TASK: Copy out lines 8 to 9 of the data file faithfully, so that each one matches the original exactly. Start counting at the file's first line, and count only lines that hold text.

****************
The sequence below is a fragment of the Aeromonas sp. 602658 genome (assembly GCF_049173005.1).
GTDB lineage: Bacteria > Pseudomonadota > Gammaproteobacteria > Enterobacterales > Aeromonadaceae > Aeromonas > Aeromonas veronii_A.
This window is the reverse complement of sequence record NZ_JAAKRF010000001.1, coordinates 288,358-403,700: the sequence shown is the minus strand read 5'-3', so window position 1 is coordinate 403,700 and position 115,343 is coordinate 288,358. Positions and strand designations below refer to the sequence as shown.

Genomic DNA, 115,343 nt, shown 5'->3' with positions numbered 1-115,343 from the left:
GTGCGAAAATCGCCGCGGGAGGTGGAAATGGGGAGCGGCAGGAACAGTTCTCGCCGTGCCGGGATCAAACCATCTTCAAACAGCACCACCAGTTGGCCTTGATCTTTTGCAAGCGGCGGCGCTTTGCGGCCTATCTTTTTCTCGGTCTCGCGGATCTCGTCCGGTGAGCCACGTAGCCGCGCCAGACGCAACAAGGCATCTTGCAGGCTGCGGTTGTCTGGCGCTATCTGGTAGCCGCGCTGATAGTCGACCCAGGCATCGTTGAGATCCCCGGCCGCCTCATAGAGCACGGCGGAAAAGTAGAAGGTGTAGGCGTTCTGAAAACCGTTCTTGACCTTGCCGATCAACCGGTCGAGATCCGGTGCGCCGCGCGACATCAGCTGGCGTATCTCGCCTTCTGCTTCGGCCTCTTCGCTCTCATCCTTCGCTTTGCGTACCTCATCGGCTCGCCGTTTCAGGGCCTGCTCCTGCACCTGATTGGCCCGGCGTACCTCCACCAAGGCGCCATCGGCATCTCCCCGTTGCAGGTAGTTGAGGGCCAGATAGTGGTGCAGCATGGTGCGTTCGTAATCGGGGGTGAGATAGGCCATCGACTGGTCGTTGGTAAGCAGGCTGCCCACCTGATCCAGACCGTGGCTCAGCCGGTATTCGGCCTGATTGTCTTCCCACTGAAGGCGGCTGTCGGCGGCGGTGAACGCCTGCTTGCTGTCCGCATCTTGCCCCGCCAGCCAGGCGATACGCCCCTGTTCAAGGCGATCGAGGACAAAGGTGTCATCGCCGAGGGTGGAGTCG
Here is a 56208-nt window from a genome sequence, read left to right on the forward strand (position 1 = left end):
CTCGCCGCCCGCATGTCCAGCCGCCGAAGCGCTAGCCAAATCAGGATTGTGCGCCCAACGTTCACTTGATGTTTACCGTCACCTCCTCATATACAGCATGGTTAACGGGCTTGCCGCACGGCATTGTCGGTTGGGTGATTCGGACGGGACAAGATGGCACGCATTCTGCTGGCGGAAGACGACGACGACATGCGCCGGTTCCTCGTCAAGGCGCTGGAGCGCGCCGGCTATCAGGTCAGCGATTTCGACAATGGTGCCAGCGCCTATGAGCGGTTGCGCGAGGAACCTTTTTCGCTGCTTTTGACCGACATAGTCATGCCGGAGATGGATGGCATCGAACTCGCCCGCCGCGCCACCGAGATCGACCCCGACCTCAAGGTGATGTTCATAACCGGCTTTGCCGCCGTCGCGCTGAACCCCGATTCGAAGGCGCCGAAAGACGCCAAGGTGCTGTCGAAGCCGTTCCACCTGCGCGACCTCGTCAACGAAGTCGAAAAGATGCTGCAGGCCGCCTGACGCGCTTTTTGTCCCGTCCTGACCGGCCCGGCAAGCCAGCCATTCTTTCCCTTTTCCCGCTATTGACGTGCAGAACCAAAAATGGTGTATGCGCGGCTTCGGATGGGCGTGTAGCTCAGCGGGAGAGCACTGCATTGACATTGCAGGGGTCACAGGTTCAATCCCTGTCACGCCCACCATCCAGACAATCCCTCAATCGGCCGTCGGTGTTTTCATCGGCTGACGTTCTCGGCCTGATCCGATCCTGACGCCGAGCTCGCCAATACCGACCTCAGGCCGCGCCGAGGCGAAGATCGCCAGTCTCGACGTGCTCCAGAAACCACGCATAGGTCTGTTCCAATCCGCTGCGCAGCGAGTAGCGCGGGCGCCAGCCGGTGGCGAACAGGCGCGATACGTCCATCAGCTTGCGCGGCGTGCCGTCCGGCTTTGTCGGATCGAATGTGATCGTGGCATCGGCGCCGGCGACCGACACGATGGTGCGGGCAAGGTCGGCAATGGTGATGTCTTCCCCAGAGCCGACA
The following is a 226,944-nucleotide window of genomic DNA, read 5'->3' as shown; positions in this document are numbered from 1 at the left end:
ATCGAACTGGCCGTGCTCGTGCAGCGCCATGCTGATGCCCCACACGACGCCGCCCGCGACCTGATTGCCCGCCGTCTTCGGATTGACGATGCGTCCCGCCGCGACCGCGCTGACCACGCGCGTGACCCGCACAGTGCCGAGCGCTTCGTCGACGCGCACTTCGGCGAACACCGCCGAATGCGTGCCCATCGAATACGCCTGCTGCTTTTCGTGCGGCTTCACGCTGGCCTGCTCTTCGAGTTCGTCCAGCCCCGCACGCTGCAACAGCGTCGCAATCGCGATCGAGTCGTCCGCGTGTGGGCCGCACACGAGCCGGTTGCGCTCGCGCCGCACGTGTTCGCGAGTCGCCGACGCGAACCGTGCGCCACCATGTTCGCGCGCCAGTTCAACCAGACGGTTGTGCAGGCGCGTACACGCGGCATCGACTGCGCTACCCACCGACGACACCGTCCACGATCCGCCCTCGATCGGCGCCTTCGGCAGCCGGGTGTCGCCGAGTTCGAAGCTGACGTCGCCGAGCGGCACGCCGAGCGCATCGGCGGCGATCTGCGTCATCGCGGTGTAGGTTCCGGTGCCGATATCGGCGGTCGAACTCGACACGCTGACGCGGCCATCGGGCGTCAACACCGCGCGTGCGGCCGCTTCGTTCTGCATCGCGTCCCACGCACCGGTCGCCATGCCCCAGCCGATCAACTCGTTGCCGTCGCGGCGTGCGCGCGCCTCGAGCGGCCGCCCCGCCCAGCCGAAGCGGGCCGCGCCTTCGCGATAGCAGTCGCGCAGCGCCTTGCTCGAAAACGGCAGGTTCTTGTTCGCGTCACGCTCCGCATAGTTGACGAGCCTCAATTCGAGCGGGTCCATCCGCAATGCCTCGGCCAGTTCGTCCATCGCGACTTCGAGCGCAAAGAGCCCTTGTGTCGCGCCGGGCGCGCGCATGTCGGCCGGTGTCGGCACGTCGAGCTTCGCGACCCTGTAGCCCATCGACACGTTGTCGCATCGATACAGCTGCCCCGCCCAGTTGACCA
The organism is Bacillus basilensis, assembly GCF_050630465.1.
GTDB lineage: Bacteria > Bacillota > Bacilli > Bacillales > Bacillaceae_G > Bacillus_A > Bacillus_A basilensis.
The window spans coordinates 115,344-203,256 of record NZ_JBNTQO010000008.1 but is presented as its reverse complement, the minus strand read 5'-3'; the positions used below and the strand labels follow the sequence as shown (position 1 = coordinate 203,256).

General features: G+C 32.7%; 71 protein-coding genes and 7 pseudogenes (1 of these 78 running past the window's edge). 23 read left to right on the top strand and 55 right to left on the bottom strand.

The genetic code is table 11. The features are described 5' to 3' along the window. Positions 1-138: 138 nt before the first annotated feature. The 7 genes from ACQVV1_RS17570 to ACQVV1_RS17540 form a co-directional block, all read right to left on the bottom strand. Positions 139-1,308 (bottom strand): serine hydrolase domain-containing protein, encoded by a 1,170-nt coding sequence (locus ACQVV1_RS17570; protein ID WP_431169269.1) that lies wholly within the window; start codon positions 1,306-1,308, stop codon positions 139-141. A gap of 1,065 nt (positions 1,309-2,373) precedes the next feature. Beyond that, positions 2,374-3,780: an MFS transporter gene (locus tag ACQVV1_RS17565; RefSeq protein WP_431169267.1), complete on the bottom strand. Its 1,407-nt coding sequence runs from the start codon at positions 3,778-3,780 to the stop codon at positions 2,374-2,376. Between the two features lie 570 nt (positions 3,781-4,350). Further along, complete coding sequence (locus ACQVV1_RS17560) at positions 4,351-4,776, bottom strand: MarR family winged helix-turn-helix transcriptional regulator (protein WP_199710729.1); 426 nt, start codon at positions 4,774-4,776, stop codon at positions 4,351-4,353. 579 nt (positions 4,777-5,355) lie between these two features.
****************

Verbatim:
The following is a 226,944-nucleotide window of genomic DNA, read 5'->3' as shown; positions in this document are numbered from 1 at the left end:
ATCGAACTGGCCGTGCTCGTGCAGCGCCATGCTGATGCCCCACACGACGCCGCCCGCGACCTGATTGCCCGCCGTCTTCGGATTGACGATGCGTCCCGCCGCGACCGCGCTGACCACGCGCGTGACCCGCACAGTGCCGAGCGCTTCGTCGACGCGCACTTCGGCGAACACCGCCGAATGCGTGCCCATCGAATACGCCTGCTGCTTTTCGTGCGGCTTCACGCTGGCCTGCTCTTCGAGTTCGTCCAGCCCCGCACGCTGCAACAGCGTCGCAATCGCGATCGAGTCGTCCGCGTGTGGGCCGCACACGAGCCGGTTGCGCTCGCGCCGCACGTGTTCGCGAGTCGCCGACGCGAACCGTGCGCCACCATGTTCGCGCGCCAGTTCAACCAGACGGTTGTGCAGGCGCGTACACGCGGCATCGACTGCGCTACCCACCGACGACACCGTCCACGATCCGCCCTCGATCGGCGCCTTCGGCAGCCGGGTGTCGCCGAGTTCGAAGCTGACGTCGCCGAGCGGCACGCCGAGCGCATCGGCGGCGATCTGCGTCATCGCGGTGTAGGTTCCGGTGCCGATATCGGCGGTCGAACTCGACACGCTGACGCGGCCATCGGGCGTCAACACCGCGCGTGCGGCCGCTTCGTTCTGCATCGCGTCCCACGCACCGGTCGCCATGCCCCAGCCGATCAACTCGTTGCCGTCGCGGCGTGCGCGCGCCTCGAGCGGCCGCCCCGCCCAGCCGAAGCGGGCCGCGCCTTCGCGATAGCAGTCGCGCAGCGCCTTGCTCGAAAACGGCAGGTTCTTGTTCGCGTCACGCTCCGCATAGTTGACGAGCCTCAATTCGAGCGGGTCCATCCGCAATGCCTCGGCCAGTTCGTCCATCGCGACTTCGAGCGCAAAGAGCCCTTGTGTCGCGCCGGGCGCGCGCATGTCGGCCGGTGTCGGCACGTCGAGCTTCGCGACCCTGTAGCCCATCGACACGTTGTCGCATCGATACAGCTGCCCCGCCCAGTTGACCA